It has been an arid spring in California, and that's causing alarm with Pacific Gas and Electric Co. executives who have said this week they will need more frequent power cuts to customers in Northern California to prevent wildfires.
PG&E's chief risk officer Sumeet Singh told WSJ that California's dry weather conditions could result in more rolling blackouts this year than last year. The company has trimmed trees away from powerlines and inspected the grid as the wildfire season began earlier this month.
June is typically the month the wildfire season in California begins. The state is already battling an extreme drought, and the first heat wave of the season hit last week. The risks of another heat wave are increasing for next week.
The hottest and most fire-prone months are nearing as a second heat wave of the season could arrive as early as next week.
How the season turns out may depend on the immediate climate in the state. Extreme heat and drought are several factors that may produce dry fuels and eventually spark fires.
"The fuel moisture levels ... are about a month or two months ahead of schedule," Strenfel told Sacramento Bee. "They're at a state where they're typically this dry in mid-July, and we're seeing them in June. We're a month ahead of schedule, if not two months, in terms of fire danger."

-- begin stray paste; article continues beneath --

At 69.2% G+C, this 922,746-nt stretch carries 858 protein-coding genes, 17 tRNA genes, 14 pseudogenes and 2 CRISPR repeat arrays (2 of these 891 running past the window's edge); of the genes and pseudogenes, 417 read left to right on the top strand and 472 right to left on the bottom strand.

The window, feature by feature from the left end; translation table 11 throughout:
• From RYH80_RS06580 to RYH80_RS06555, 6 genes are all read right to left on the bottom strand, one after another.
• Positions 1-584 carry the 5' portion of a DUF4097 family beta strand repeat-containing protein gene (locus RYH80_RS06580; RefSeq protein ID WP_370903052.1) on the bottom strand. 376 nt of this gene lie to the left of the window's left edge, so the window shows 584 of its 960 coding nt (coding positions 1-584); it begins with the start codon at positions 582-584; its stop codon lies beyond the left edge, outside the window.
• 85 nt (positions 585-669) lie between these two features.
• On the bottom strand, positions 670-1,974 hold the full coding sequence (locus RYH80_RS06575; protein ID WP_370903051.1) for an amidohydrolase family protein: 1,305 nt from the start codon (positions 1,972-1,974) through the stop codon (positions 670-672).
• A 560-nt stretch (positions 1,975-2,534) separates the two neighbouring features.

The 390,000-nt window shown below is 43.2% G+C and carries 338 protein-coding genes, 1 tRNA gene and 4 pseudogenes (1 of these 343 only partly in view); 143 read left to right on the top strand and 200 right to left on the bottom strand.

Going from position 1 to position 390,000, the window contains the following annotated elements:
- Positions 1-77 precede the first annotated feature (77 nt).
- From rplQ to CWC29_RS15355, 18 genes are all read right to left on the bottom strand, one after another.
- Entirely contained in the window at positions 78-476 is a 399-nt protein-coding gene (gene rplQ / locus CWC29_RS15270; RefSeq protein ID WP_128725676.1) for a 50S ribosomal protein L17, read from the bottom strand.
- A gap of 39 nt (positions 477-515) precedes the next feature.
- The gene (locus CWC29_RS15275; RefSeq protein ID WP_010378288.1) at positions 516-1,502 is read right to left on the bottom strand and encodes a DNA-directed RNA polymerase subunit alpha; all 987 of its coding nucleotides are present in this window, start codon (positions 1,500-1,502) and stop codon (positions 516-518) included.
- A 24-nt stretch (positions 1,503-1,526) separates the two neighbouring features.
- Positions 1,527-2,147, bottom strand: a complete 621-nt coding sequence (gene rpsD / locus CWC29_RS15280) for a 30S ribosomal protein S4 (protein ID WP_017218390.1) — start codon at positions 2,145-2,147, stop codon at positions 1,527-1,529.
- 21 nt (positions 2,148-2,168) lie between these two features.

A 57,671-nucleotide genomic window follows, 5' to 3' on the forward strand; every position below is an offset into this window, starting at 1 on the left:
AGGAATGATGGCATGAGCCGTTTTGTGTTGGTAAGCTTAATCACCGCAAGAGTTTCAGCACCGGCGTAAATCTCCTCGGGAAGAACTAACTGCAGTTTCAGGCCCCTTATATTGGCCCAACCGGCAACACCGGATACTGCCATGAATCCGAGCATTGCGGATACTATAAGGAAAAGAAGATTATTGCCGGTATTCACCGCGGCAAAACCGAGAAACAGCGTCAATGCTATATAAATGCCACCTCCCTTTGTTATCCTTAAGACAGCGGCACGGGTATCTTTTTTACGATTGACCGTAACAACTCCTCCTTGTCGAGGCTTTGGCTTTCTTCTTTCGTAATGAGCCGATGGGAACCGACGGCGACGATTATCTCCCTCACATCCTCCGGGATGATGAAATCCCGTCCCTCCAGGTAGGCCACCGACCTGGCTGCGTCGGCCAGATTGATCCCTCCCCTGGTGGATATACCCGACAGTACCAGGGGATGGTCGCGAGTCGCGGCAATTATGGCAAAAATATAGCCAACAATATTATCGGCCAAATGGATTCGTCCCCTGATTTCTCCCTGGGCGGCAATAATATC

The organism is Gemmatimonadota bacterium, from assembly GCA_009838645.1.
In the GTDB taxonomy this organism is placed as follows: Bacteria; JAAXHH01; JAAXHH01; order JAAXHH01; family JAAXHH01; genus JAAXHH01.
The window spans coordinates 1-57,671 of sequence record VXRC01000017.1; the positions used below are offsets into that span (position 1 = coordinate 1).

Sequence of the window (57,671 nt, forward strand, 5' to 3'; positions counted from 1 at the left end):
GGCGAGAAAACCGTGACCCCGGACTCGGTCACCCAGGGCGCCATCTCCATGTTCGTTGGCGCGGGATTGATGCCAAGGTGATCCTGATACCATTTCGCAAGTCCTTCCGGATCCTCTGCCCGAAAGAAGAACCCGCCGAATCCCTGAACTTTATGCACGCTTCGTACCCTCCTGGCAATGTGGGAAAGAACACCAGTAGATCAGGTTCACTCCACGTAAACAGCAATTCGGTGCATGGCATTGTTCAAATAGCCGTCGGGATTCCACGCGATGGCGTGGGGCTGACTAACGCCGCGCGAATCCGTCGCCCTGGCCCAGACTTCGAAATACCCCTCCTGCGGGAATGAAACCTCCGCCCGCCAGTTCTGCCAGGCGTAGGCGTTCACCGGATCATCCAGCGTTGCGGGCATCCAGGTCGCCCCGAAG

Singh told WSJ, "the big, big variable that's unpredictable here is the wind. But in all the forecasts that we've done, we do not see ourselves getting back to the same kind of [power shut-off] events like we saw in 2019."
Already, Gov. Gavin Newsom declared 41 of the state's 58 counties are in a drought, with much of the state in an "extreme drought" and portions in an "exceptional drought."
The 2020 California fire season, the worst on record, burned more than 4 million acres, is still fresh in everyone's mind. Newsom has allocated millions of dollars in new funding to thwart fires this year.
The 2021 wildfire season could be more severe than last year, which means PG&E may have to issue more powercuts to thwart fires.